Saturday, July 17, 2010

Seven Questions for the SEC regarding Goldman

Today the Wall Street Journal has a very good article analyzing the Goldman victory over the SEC. The article is not yet gated, so I put the reference first.

Scannell, Kara and Susanne Craig. 2010. "SEC Split Over Goldman Deal." Wall Street Journal (17 July): p. A 1.

Question 1: Is Ms. Casey really asking if the agency caved? Probably not, but if so, that is interesting.
Republican Commissioner Kathleen Casey questioned the SEC staff Thursday on their decision to abandon the strongest fraud charge and strike a settlement involving a lesser allegation, and given that, how the SEC could justify such a large penalty on a lesser charge.

Question 2: Is Russell Ryan saying that the SEC did not have enough proof to charge Goldman with intentional fraud rather than giving incomplete information? After all, the fraud has been public knowledge for some time. Why did the SEC cave?

Russell Ryan, a former SEC enforcement lawyer, said the negotiation to drop the strongest fraud charge is "usually a strong indication the SEC had some doubt whether it could prove intentional fraud. Mr. Ryan, now a defense lawyer at King & Spalding, said the SEC typically insists a defendant settle on the strongest allegation made in its complaints. Watering down the toughest charge, as in this case, is unusual.

Question 3: Why would the fraud charges be dropped in the course of negotiations with Goldman?
The SEC initially alleged that Goldman violated a rule -- known as Rule 10b of securities laws -- which contains a sweeping antifraud provision covering trading in securities. The charge is one of the most serious the SEC can make, and carries greater stigma for a financial firm than the lesser charge included in the settlement. The lesser charge Goldman settled on comes under a rule known as 17a. These charges can involve intentional and unintentional fraud, as well as negligence. The SEC staff, led by Kenneth Lench, head of the agency's structured-products unit, told the commission the shift stemmed from the settlement negotiations, a person familiar with the matter said.

Question 4: The SEC suggests that lessening the charge did not make the offenses less serious. Then why lessen the charges?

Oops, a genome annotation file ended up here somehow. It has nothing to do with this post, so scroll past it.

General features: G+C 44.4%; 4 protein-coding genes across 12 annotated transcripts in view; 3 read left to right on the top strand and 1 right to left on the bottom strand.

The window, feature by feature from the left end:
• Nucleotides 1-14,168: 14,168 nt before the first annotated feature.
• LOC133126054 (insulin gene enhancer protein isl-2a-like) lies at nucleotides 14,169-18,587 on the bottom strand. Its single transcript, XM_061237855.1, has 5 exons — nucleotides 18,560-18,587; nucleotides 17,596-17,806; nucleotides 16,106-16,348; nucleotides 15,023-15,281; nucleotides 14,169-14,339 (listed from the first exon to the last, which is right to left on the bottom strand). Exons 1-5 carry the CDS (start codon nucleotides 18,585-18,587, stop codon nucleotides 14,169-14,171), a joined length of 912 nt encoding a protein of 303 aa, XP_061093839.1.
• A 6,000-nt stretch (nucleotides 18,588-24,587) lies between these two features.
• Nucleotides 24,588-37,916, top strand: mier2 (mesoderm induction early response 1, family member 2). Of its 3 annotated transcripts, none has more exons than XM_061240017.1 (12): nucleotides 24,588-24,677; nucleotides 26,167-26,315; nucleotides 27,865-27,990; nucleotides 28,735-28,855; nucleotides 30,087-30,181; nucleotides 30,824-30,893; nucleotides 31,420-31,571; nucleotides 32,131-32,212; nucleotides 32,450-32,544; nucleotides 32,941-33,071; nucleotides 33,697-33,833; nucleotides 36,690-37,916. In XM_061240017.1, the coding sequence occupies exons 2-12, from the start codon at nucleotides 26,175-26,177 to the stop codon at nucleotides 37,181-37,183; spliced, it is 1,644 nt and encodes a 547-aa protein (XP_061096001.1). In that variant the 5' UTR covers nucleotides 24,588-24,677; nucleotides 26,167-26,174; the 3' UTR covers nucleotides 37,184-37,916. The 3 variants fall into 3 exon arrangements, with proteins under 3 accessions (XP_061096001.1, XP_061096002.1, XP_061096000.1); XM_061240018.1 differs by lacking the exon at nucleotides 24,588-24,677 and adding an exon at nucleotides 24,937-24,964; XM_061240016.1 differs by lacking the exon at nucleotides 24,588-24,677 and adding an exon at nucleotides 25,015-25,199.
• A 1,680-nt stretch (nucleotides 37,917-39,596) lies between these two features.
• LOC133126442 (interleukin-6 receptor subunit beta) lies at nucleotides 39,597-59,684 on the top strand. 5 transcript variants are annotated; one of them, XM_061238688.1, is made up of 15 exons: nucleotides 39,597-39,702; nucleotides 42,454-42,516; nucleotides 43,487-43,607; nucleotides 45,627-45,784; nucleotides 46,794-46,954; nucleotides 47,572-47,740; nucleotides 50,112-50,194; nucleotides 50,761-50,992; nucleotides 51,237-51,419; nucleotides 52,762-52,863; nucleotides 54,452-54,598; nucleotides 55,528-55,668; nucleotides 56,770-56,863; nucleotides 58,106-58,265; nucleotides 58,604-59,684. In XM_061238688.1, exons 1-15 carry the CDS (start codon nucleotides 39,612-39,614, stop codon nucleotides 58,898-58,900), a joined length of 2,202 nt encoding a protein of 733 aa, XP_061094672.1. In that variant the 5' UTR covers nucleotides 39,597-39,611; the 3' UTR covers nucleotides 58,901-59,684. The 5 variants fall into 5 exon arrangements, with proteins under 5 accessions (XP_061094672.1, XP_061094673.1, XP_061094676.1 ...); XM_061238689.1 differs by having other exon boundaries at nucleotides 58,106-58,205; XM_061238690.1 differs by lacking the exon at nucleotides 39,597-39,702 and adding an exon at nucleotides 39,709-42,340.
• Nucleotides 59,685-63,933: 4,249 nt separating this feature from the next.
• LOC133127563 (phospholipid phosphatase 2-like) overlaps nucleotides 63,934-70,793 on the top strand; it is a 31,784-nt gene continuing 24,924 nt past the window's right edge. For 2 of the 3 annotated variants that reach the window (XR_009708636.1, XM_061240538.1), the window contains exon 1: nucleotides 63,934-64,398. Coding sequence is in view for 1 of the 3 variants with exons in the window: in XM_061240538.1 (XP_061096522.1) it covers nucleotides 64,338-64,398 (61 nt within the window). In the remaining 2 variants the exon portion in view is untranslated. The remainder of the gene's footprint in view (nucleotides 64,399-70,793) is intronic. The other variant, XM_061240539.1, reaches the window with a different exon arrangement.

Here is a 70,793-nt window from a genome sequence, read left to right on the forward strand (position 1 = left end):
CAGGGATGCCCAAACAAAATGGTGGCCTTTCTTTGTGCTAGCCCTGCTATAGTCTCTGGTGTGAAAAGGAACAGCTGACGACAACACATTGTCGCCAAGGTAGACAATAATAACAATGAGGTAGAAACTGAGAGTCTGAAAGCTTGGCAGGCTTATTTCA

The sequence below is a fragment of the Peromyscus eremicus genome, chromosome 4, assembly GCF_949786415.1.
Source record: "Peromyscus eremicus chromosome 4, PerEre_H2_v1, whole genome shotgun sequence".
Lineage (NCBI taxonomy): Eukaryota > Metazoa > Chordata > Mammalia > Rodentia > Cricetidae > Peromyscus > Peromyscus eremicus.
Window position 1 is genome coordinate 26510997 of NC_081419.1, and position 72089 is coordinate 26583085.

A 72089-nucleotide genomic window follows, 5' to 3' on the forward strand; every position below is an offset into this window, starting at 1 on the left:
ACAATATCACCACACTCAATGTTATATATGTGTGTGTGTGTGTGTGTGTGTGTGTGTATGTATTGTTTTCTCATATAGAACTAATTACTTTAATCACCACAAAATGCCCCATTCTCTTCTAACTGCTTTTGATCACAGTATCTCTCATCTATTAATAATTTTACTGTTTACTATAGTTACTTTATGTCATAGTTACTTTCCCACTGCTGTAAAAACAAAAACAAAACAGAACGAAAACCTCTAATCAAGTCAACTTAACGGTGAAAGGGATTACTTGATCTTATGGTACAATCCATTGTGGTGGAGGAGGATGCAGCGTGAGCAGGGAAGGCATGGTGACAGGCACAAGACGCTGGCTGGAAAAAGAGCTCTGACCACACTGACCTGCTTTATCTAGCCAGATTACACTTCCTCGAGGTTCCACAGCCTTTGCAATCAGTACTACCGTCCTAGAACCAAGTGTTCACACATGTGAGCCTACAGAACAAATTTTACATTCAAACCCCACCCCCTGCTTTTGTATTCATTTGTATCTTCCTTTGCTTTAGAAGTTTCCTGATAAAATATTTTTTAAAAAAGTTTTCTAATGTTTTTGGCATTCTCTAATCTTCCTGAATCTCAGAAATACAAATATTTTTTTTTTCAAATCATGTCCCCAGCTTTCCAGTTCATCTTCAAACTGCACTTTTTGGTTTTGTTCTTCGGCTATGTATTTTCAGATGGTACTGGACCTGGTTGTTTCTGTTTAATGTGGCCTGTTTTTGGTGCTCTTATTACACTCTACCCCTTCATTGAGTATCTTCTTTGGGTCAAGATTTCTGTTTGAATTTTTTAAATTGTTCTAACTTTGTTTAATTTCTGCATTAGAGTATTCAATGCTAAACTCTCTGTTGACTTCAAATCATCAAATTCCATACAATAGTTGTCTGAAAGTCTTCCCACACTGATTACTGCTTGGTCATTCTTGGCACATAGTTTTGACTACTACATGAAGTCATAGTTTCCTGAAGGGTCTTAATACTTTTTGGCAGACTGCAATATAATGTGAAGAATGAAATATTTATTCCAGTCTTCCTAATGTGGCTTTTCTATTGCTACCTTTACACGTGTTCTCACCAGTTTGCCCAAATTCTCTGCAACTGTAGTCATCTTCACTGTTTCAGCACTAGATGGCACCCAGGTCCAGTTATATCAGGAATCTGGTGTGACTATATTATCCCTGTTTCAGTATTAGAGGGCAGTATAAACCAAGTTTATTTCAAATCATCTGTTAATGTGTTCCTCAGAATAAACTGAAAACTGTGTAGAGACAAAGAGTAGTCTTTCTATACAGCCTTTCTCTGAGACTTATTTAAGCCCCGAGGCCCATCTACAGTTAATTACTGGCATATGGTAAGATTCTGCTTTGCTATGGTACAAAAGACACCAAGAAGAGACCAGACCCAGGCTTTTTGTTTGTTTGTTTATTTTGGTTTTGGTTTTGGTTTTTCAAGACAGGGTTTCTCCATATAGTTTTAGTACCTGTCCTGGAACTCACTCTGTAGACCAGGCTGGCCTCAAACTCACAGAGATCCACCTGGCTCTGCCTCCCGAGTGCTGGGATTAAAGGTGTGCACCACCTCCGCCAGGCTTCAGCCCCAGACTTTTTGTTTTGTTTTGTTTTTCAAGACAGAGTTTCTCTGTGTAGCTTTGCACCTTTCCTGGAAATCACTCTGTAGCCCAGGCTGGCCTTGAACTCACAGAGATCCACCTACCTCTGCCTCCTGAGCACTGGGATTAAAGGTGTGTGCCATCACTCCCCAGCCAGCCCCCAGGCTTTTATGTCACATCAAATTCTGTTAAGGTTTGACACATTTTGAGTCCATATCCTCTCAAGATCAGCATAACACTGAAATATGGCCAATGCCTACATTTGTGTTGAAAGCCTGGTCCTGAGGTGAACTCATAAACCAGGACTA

Lorin Reisner, deputy director of the SEC's enforcement division, said "Section 10b and Section 17a1 are functional equivalents. Section 17a1 is a more appropriate claim in the context of a fraud in connection with the offering of securities." He declined to comment on why the agency dropped the 10b charge.

Question 5: How can anybody believe that the SEC did not cave?
The division in the settlement vote casts a cloud over what the SEC had claimed on Thursday was a major victory. Investors had expected any SEC fine in the case to be $1 billion or more. Goldman's shares have jumped since Thursday.

Question 6: Did Goldman hit a home run?
Combining a settlement of the SEC suit with a resolution of related SEC probes could calm Goldman's restive clients and investors, while shielding the firm from information that could be used against Goldman in private litigation. Goldman's paramount concern was removing the more serious fraud charge rather than knocking down the size of the fine, say people familiar with the matter.

Question 7: Why would the SEC be upset about Goldman leaving the cat out of the bag?
On Wednesday, upon learning The Wall Street Journal was preparing an article on catch-all settlement talks, SEC enforcement chief Robert Khuzami grew furious and blasted Goldman. He accused the firm of leaking a story that suggested Goldman had bested the SEC, a person familiar with the matter says.

Last question: How many staffers is Goldman going to hire and how many Goldmanites will join the SEC?

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